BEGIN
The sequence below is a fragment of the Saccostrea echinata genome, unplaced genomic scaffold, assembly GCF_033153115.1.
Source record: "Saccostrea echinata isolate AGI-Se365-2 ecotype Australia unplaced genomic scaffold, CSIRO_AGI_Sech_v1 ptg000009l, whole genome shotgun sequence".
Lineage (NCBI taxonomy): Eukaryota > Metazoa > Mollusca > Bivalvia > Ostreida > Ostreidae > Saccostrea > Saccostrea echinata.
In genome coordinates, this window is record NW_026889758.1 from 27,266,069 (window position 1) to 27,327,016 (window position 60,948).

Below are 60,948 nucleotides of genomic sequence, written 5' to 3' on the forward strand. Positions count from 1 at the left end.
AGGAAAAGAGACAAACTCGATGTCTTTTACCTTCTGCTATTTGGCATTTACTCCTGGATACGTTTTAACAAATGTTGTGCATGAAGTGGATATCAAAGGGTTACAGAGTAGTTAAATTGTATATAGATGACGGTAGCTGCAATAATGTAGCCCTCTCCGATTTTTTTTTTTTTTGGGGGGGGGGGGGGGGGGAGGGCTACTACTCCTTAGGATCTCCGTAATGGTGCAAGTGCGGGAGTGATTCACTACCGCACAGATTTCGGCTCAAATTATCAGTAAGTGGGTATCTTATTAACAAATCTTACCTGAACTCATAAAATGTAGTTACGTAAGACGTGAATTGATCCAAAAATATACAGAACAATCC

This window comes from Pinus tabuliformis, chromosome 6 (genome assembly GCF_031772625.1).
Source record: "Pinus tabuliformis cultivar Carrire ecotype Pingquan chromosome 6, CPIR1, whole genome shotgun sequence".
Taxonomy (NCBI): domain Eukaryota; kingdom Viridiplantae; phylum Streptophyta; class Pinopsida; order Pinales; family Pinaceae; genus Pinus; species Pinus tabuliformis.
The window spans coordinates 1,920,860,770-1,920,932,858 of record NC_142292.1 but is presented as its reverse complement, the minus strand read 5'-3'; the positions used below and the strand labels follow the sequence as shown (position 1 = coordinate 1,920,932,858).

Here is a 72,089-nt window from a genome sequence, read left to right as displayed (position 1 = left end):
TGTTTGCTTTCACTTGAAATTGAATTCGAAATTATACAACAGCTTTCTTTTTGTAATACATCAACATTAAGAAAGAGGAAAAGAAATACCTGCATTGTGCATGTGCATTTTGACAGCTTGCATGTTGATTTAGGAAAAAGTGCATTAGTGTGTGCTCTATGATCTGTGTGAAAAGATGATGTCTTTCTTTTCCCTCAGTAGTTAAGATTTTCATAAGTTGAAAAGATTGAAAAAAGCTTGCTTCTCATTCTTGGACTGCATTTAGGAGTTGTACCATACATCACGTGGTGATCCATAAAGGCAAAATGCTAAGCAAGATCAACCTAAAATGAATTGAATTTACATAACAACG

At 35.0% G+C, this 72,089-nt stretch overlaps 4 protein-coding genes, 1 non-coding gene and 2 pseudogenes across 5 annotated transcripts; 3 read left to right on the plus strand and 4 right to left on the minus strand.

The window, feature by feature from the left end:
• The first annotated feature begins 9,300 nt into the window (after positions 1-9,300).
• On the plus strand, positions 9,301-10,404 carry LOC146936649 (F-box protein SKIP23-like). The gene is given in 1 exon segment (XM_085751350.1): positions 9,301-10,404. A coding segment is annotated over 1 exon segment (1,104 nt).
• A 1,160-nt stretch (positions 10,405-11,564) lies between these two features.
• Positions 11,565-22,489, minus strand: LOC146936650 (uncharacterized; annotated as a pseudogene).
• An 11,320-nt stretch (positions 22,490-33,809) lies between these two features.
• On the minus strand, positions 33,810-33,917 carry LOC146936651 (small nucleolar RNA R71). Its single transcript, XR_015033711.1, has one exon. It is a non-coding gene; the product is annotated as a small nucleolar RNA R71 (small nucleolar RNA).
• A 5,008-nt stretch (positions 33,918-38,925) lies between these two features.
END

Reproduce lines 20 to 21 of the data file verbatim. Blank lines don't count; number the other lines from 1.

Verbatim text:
• On the minus strand, positions 33,810-33,917 carry LOC146936651 (small nucleolar RNA R71). Its single transcript, XR_015033711.1, has one exon. It is a non-coding gene; the product is annotated as a small nucleolar RNA R71 (small nucleolar RNA).
• A 5,008-nt stretch (positions 33,918-38,925) lies between these two features.